Reforming Boston Schools, 1930 to the Present: Overcoming Corruption and Racial Segregation

Reforming Boston Schools, 1930 to the Present: Overcoming Corruption and Racial Segregation

by Joseph Marr Cronin
     
 

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Boston’s schools in 2006 won the Eli Broad Prize for the Most Improved Urban School System in America. But from the 1930s into the 1970s the city schools succumbed to scandals including the sale of jobs and racial segregation. This book describes the black voices before and after court decisions and the struggles of Boston teachers before and after collective

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Overview

Boston’s schools in 2006 won the Eli Broad Prize for the Most Improved Urban School System in America. But from the 1930s into the 1970s the city schools succumbed to scandals including the sale of jobs and racial segregation. This book describes the black voices before and after court decisions and the struggles of Boston teachers before and after collective bargaining. The contributions of universities, corporations and political leaders to restore academic achievement are evaluated by one who observed Boston schools for forty years.

Editorial Reviews

From the Publisher
“Cronin provides us with a complete and compelling version of historical developments in the Boston Public Schools through most of the 20th century. While much ink has been spent on ‘busing in Boston’ and the history of the schools through the desegregation era of the 1970s, Cronin places this and other developments in the long history of the civil rights and education reform movements in Boston and the nation. Anyone concerned with the difficult work of reforming urban public education should read this book.”—James W. Fraser, Professor of History and Education at New York University’s Steinhardt School of Culture, Education, and Human Development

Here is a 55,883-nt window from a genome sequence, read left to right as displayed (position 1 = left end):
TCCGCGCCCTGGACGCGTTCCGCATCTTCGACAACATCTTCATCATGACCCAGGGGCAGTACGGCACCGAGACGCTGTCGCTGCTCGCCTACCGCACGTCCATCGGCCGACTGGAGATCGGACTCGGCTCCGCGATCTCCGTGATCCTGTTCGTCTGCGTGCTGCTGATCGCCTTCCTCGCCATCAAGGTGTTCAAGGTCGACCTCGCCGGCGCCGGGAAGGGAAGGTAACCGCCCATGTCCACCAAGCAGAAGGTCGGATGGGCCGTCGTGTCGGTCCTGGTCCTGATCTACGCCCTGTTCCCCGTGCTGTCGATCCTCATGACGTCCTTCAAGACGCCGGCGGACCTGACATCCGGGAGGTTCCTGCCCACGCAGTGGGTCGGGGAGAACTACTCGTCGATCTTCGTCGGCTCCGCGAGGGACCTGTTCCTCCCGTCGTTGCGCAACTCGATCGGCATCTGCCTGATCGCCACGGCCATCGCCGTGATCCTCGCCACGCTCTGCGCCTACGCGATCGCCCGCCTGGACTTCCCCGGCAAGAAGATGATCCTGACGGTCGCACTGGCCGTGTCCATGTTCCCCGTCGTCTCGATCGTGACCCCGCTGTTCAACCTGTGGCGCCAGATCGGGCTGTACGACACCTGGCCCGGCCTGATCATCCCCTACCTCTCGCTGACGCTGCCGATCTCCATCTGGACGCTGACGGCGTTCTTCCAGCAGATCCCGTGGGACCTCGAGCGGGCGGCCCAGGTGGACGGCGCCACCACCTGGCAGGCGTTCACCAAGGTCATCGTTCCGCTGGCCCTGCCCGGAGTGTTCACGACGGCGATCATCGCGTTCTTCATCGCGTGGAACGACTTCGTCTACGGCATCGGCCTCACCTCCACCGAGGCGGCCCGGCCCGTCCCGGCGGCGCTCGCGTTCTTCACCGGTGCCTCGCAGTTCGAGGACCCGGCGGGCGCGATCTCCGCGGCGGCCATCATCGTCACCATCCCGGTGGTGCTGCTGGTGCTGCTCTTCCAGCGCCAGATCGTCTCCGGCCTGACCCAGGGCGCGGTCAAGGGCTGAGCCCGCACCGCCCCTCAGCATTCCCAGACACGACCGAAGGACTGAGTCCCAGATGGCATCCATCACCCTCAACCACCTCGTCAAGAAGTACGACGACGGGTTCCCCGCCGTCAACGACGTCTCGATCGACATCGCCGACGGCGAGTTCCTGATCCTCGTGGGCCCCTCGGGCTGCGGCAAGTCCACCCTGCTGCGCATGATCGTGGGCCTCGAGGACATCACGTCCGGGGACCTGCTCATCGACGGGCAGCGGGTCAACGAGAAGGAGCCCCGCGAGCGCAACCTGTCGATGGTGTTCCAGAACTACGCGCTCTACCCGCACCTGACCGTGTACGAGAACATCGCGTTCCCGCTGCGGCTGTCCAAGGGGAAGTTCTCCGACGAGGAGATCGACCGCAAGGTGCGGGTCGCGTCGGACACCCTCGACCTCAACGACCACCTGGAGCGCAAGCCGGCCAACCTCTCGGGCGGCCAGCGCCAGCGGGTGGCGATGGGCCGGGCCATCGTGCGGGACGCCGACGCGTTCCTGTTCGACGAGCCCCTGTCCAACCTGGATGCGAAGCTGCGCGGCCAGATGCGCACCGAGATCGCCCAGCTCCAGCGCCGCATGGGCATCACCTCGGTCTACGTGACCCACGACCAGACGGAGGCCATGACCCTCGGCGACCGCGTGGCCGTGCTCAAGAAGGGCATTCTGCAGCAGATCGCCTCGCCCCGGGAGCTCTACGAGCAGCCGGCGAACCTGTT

Reforming Boston Schools is a compelling history of an urban public school district’s struggle to provide a quality education for its students in a context of changing demographics, disparate views about race, class and equity, contentious politics, patronage and periods of rapid turbanover in leadership. The lessons of history are clear and the hopes and aspirations for reaching a new standard of achievement are documented.”—Thomas W. Payzant, Boston Superintendent of Schools 1995-2006; Senior Lecturer, Harvard Graduate School of Education

“One of Cronin’s valuable contributions is comparing the minimal rights of Boston teachers before 1965 with the strength of collective union action in recent decades. He also evaluates the impact of the Massachusetts Education Reform Act, which I co-authored in 1992-93. To our great satisfaction this statute helped raise Boston student achievement while reducing union-management conflict over wages and educational innovation. Every urban educator should read about how Boston schools have improved.”—Thomas Birmingham, Esq., Former President of the Massachusetts State Senate Senior Counsel; Edwards Angell Palmer and Dodge, Boston

"Cronin has done more than justice to the topic of the hour—reforming the schools. Professionals and parents of school children can learn valuable lessons from his work. It is heartbreaking to see the reform impulse in the Boston schools founder again and again, decade after decade, generation after generation. His analysis of why this happened—keeps happening—is appropriately contextual. There is no one reason. That's why reform is so hard." —Jack Beatty, News Analyst, On Point

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Product Details

ISBN-13:
9780230111455
Publisher:
Palgrave Macmillan
Publication date:
06/15/2011
Series:
Palgrave Studies in Urban Education Series
Edition description:
Reprint
Pages:
306
Sales rank:
1,155,379
Product dimensions:
5.50(w) x 8.50(h) x 0.80(d)

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